But the threat is evolving, I think there is tremendous -- sort of convergence, at least, of views on this and something that I have been part of being able to share with the -- as a result of my being a member of this National Security Preparedness Group, led by former 9/11 Commission chairs Tom Kean and Lee Hamilton.
Essentially what we're seeing is a fundamental evolution in the terrorist threat with increasingly a homegrown quality, but also a focus on smaller scale attacks. And this is driven in part because the capacity to take on large-scale attacks has clearly been hampered. But we've also been, because there's been a bit of an "ah ha" moment for Al Qaida and its affiliates, which is you really don't need big, spectacular attacks to get big results.
You can get a big bang, particularly in terms of disruption, by doing relatively small-scale things that basically lead to a reaction or, in many cases, overreaction that's very costly and very disruptive for the side that you're targeting.
And so with that, we end up with what Commissioner Ray Kelly of NYPD has called essentially evolves into a "let a thousand flowers bloom" kind of strategy where the recruitment threshold is much lower, and you're willing to essentially allow lone wolves or lone wolves with a few allies to go off and cause mischief.
Now, that's the broad backdrop we're now, I think, having to look at the transit security in. We have both the homegrown dimension to it and the fact that we're looking at one and two and not looking for necessarily massive catastrophic scale attacks but things of the ilk that are really disruptive, certainly can achieve mass loss of life, and very visible sort of attacks.
And mass transit, not surprisingly, and rail freight, as well, become very attractive to satisfying these two criteria. They're open systems spread across vast geography that are also accessible, that are very time-dependent. Therefore, the ability for a relatively small operation to get into the system is small.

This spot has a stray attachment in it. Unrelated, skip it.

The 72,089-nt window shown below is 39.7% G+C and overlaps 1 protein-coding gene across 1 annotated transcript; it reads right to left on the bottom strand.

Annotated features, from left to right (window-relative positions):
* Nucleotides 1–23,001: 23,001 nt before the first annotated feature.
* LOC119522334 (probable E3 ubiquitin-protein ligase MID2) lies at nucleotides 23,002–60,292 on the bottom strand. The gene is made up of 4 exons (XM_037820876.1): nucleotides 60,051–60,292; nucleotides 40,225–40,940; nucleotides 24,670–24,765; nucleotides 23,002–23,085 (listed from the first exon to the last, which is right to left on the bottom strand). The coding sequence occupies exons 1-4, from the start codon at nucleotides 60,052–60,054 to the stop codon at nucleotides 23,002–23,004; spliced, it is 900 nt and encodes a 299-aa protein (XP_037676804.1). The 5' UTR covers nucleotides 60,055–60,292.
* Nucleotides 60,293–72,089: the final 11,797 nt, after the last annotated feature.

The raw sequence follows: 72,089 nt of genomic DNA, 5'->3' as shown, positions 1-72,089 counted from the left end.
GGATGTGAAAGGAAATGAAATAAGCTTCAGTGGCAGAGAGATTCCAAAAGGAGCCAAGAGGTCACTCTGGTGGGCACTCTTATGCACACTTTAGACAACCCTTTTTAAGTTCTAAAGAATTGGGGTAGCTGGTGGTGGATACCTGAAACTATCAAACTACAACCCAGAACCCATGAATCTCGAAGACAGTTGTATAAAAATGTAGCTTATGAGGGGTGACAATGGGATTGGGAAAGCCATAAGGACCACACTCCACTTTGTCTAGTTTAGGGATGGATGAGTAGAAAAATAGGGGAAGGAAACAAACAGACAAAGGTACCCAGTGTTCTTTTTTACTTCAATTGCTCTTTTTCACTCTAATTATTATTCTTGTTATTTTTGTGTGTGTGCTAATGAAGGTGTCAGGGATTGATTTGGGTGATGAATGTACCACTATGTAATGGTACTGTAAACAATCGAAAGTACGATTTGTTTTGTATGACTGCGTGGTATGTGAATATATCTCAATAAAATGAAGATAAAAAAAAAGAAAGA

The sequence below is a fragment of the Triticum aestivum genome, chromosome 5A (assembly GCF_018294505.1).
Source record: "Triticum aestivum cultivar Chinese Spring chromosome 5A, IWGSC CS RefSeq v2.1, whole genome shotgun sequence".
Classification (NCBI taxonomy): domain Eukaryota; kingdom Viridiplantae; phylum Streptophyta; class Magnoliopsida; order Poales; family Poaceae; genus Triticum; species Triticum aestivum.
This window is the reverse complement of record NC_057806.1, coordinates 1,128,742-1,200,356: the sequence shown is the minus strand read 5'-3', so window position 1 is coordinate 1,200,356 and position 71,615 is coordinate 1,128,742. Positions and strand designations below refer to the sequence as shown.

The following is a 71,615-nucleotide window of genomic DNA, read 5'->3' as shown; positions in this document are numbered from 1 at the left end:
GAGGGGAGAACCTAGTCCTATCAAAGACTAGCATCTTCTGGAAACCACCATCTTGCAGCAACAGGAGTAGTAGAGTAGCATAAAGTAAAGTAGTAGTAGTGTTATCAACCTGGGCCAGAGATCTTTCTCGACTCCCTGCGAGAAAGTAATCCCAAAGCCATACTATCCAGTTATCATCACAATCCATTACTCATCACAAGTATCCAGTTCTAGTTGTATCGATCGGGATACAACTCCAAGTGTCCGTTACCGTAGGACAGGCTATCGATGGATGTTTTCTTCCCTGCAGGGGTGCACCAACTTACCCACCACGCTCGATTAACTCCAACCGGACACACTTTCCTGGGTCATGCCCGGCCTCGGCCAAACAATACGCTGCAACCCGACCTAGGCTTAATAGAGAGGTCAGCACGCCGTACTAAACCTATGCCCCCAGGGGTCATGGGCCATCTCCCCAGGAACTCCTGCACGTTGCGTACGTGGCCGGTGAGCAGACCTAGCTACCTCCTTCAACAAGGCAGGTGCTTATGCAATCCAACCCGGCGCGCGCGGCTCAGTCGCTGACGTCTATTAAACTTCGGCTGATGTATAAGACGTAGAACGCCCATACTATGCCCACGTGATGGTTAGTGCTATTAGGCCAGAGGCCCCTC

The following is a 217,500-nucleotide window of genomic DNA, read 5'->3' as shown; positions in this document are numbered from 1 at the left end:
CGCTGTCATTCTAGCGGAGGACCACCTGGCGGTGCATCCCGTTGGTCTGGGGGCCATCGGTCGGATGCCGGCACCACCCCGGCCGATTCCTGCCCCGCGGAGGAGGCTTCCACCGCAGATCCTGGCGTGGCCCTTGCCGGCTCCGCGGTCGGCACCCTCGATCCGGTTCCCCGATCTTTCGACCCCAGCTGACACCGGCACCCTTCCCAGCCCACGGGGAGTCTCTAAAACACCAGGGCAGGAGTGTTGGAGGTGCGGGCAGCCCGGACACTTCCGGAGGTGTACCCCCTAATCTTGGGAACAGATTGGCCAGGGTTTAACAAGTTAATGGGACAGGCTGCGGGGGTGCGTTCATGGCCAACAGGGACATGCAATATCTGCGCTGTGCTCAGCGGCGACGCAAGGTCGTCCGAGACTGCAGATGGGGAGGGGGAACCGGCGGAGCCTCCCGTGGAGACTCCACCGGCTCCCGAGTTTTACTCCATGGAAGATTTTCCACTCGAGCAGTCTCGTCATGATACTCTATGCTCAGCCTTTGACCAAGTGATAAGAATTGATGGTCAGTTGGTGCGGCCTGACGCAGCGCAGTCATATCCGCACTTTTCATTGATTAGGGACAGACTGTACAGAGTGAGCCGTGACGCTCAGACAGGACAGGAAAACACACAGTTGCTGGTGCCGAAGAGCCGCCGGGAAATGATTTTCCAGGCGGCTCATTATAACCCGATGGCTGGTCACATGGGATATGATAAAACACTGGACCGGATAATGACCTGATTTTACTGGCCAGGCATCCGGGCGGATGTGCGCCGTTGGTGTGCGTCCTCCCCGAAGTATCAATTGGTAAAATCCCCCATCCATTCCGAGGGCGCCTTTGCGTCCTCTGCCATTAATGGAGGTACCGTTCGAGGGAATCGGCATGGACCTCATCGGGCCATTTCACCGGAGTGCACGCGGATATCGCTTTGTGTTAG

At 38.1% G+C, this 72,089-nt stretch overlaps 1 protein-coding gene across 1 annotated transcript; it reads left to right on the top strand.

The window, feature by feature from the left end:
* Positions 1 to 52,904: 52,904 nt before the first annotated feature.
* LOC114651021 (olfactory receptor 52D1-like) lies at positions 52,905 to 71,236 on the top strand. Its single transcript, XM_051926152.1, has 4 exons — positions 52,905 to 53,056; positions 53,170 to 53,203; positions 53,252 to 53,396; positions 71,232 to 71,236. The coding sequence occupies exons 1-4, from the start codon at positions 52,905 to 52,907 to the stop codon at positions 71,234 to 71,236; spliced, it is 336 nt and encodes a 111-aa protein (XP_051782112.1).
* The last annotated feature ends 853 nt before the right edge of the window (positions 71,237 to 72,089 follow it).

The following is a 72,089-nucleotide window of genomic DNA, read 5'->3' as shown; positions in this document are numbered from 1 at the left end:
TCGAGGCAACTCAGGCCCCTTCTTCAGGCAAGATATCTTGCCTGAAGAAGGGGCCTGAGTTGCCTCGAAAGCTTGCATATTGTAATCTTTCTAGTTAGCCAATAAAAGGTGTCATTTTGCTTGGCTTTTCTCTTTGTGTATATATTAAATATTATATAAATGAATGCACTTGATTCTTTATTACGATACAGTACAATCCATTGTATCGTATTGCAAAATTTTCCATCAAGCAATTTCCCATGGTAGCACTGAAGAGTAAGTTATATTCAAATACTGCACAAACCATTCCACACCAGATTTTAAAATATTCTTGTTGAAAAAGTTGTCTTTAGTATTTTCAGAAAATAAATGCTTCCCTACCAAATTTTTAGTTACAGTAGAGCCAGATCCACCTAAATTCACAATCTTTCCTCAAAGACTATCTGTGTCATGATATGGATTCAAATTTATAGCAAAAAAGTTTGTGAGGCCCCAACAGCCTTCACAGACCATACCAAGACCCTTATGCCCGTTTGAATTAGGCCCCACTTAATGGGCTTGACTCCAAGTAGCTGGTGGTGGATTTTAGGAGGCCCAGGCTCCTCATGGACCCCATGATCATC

The goal is to disrupt the system so you don't need massive kinds of things -- a derailment or taking out commuters in a single car. If that leads to a shutting down of the system for a period of time, you're really starting to have a consequence. And if it leads to essentially Washington then coming up on the fly with lots of new requirements to reassure the public, that can be very expensive and disruptive.
So what I would suggest is that while we -- we -- we do not have, right now, immediate intelligence that I'm aware to say that this is -- something is unfolding in our cities, we have enough in terms of general intelligence about that this is a sector that's being targeted. We have examples of it being targeted. We need to focus to much greater degree.
So now into my don'ts. What do we not want to do as we tackle this problem?
I essentially would advance here that, overall, we need to move away from essentially a law enforcement-centric, screening-centric approach to tackling this issue because both the difficulty of doing so, but also because of the opportunity of taking a much different model.
So my first don't is we should always avoid, in any homeland security endeavor, I would argue, and certainly in the case of rail and transit security, is avoid alienating the public that security officials are obligated to protect.
This is actually something David Petraeus has figured out in Iraq. Its key is that you need the cooperation and collaboration of the people that you're protecting, and you want to make sure that we're seen as part of the solution and that they understand the risk and they're playing a collaborative role.
And we have a tremendous ability within the transportation system to essentially coerce people to comply -- if you want access to the system, subject yourself to A, B, C -- but it's not necessarily the way you win hearts and minds.
And given that we have limited resources to be able to effect something of that scale in the transit system, that's something that I think we should not want to head down their path.
The second is avoid promising more than you can deliver. This is something that, I think, is fundamental to -- to governance overall, but we don't want to set expectations along what we can -- beyond what we can deliver.